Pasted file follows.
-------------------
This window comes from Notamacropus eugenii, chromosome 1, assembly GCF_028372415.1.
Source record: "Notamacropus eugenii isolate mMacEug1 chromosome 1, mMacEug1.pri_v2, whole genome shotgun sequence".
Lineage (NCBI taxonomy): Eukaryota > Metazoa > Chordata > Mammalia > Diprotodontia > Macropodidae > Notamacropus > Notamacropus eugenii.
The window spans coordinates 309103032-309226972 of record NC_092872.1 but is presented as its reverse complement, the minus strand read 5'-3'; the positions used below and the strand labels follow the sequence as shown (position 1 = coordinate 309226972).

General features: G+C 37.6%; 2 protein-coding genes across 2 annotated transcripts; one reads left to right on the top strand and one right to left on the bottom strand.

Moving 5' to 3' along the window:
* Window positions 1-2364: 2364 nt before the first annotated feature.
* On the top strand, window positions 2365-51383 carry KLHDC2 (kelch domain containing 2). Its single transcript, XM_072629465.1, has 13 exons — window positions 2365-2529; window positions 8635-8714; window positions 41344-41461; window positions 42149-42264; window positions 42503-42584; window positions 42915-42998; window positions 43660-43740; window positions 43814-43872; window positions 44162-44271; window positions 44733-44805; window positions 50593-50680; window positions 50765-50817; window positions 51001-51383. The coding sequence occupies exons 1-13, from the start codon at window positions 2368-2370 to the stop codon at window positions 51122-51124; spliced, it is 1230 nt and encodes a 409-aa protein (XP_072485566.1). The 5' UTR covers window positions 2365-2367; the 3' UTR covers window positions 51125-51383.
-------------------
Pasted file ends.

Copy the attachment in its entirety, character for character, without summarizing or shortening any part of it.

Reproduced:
This window comes from Notamacropus eugenii, chromosome 1, assembly GCF_028372415.1.
Source record: "Notamacropus eugenii isolate mMacEug1 chromosome 1, mMacEug1.pri_v2, whole genome shotgun sequence".
Lineage (NCBI taxonomy): Eukaryota > Metazoa > Chordata > Mammalia > Diprotodontia > Macropodidae > Notamacropus > Notamacropus eugenii.
The window spans coordinates 309103032-309226972 of record NC_092872.1 but is presented as its reverse complement, the minus strand read 5'-3'; the positions used below and the strand labels follow the sequence as shown (position 1 = coordinate 309226972).

General features: G+C 37.6%; 2 protein-coding genes across 2 annotated transcripts; one reads left to right on the top strand and one right to left on the bottom strand.

Moving 5' to 3' along the window:
* Window positions 1-2364: 2364 nt before the first annotated feature.
* On the top strand, window positions 2365-51383 carry KLHDC2 (kelch domain containing 2). Its single transcript, XM_072629465.1, has 13 exons — window positions 2365-2529; window positions 8635-8714; window positions 41344-41461; window positions 42149-42264; window positions 42503-42584; window positions 42915-42998; window positions 43660-43740; window positions 43814-43872; window positions 44162-44271; window positions 44733-44805; window positions 50593-50680; window positions 50765-50817; window positions 51001-51383. The coding sequence occupies exons 1-13, from the start codon at window positions 2368-2370 to the stop codon at window positions 51122-51124; spliced, it is 1230 nt and encodes a 409-aa protein (XP_072485566.1). The 5' UTR covers window positions 2365-2367; the 3' UTR covers window positions 51125-51383.